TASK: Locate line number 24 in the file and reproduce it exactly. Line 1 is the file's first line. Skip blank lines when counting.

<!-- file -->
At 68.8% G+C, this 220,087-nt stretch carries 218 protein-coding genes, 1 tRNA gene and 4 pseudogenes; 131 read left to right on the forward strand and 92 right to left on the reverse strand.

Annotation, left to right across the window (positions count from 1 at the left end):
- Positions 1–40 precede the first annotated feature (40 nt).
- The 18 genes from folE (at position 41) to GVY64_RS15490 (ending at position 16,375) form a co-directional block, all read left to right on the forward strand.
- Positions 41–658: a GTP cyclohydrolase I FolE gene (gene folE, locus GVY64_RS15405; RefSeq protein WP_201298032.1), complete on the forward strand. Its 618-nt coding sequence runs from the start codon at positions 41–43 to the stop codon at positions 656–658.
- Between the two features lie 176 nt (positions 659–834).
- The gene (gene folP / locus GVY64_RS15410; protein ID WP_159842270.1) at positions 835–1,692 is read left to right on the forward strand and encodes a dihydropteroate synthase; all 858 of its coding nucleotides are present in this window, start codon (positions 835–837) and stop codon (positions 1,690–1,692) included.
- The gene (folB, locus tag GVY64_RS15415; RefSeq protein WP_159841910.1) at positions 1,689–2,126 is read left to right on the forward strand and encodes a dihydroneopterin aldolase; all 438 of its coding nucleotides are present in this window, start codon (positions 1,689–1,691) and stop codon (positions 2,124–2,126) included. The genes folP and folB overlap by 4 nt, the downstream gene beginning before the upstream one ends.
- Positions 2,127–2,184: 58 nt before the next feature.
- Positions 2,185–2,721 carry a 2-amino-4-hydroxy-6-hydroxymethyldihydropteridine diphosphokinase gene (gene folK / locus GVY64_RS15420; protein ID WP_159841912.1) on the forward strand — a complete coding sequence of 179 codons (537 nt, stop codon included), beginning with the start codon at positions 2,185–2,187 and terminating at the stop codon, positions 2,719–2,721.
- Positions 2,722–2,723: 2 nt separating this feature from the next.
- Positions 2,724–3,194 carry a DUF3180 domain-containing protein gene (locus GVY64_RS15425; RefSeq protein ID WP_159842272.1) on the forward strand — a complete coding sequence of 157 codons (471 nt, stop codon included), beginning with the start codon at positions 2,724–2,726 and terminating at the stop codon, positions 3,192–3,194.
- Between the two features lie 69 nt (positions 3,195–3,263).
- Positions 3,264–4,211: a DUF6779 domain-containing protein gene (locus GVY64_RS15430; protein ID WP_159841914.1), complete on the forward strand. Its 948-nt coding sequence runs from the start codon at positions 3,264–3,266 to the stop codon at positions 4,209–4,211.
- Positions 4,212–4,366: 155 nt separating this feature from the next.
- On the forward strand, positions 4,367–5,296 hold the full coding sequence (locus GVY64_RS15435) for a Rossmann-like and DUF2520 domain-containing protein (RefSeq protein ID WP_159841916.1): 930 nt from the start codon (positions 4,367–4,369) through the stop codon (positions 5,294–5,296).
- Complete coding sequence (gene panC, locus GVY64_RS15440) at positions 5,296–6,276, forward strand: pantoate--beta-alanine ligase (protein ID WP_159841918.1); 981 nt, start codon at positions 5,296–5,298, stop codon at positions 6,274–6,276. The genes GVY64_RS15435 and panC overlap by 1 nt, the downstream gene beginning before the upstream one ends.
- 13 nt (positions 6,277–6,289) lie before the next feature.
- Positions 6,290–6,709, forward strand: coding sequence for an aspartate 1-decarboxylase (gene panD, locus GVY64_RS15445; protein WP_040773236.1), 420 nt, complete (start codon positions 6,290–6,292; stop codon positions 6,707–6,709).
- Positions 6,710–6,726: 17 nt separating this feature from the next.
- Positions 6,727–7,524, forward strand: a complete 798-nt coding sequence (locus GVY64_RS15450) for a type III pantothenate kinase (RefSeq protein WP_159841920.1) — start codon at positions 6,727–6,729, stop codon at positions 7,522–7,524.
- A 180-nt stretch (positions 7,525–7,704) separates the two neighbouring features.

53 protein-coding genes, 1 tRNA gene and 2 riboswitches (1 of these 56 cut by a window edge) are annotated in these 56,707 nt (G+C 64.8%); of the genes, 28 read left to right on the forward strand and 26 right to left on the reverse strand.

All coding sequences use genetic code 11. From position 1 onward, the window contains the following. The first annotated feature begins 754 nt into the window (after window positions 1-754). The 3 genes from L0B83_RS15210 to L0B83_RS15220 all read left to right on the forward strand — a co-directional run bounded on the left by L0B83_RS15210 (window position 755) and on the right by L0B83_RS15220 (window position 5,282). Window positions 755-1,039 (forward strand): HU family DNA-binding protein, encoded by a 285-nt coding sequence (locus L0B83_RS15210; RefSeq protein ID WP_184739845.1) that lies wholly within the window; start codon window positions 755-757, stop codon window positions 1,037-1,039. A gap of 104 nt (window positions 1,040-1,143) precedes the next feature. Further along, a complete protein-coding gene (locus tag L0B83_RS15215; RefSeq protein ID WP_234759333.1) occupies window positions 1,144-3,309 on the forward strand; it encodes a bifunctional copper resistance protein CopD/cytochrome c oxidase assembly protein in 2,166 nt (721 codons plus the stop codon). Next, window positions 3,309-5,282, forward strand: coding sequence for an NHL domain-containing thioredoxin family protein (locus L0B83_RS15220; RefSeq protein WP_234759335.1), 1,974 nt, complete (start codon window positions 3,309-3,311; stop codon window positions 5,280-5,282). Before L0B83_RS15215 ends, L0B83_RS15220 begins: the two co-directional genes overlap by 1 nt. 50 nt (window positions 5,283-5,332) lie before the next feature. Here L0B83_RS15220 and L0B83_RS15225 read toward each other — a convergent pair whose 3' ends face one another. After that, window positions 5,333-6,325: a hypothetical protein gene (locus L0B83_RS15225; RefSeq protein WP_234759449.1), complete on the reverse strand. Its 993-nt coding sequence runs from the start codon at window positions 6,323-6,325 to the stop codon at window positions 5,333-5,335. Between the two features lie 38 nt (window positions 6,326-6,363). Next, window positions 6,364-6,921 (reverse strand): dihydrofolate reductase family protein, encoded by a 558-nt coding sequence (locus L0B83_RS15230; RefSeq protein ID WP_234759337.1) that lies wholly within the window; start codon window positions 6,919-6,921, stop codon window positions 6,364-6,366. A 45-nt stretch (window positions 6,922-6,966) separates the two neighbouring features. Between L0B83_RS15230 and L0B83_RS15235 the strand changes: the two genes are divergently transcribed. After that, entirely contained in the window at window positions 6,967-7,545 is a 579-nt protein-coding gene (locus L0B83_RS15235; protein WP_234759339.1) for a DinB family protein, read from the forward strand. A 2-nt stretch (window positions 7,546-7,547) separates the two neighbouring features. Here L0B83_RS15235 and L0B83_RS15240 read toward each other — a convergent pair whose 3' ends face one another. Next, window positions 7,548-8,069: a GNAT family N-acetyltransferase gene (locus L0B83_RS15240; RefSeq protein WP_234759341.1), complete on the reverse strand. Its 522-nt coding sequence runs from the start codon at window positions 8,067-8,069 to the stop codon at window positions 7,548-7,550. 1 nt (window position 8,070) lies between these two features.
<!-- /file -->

All coding sequences use genetic code 11. From position 1 onward, the window contains the following. The first annotated feature begins 754 nt into the window (after window positions 1-754). The 3 genes from L0B83_RS15210 to L0B83_RS15220 all read left to right on the forward strand — a co-directional run bounded on the left by L0B83_RS15210 (window position 755) and on the right by L0B83_RS15220 (window position 5,282). Window positions 755-1,039 (forward strand): HU family DNA-binding protein, encoded by a 285-nt coding sequence (locus L0B83_RS15210; RefSeq protein ID WP_184739845.1) that lies wholly within the window; start codon window positions 755-757, stop codon window positions 1,037-1,039. A gap of 104 nt (window positions 1,040-1,143) precedes the next feature. Further along, a complete protein-coding gene (locus tag L0B83_RS15215; RefSeq protein ID WP_234759333.1) occupies window positions 1,144-3,309 on the forward strand; it encodes a bifunctional copper resistance protein CopD/cytochrome c oxidase assembly protein in 2,166 nt (721 codons plus the stop codon). Next, window positions 3,309-5,282, forward strand: coding sequence for an NHL domain-containing thioredoxin family protein (locus L0B83_RS15220; RefSeq protein WP_234759335.1), 1,974 nt, complete (start codon window positions 3,309-3,311; stop codon window positions 5,280-5,282). Before L0B83_RS15215 ends, L0B83_RS15220 begins: the two co-directional genes overlap by 1 nt. 50 nt (window positions 5,283-5,332) lie before the next feature. Here L0B83_RS15220 and L0B83_RS15225 read toward each other — a convergent pair whose 3' ends face one another. After that, window positions 5,333-6,325: a hypothetical protein gene (locus L0B83_RS15225; RefSeq protein WP_234759449.1), complete on the reverse strand. Its 993-nt coding sequence runs from the start codon at window positions 6,323-6,325 to the stop codon at window positions 5,333-5,335. Between the two features lie 38 nt (window positions 6,326-6,363). Next, window positions 6,364-6,921 (reverse strand): dihydrofolate reductase family protein, encoded by a 558-nt coding sequence (locus L0B83_RS15230; RefSeq protein ID WP_234759337.1) that lies wholly within the window; start codon window positions 6,919-6,921, stop codon window positions 6,364-6,366. A 45-nt stretch (window positions 6,922-6,966) separates the two neighbouring features. Between L0B83_RS15230 and L0B83_RS15235 the strand changes: the two genes are divergently transcribed. After that, entirely contained in the window at window positions 6,967-7,545 is a 579-nt protein-coding gene (locus L0B83_RS15235; protein WP_234759339.1) for a DinB family protein, read from the forward strand. A 2-nt stretch (window positions 7,546-7,547) separates the two neighbouring features. Here L0B83_RS15235 and L0B83_RS15240 read toward each other — a convergent pair whose 3' ends face one another. Next, window positions 7,548-8,069: a GNAT family N-acetyltransferase gene (locus L0B83_RS15240; RefSeq protein WP_234759341.1), complete on the reverse strand. Its 522-nt coding sequence runs from the start codon at window positions 8,067-8,069 to the stop codon at window positions 7,548-7,550. 1 nt (window position 8,070) lies between these two features.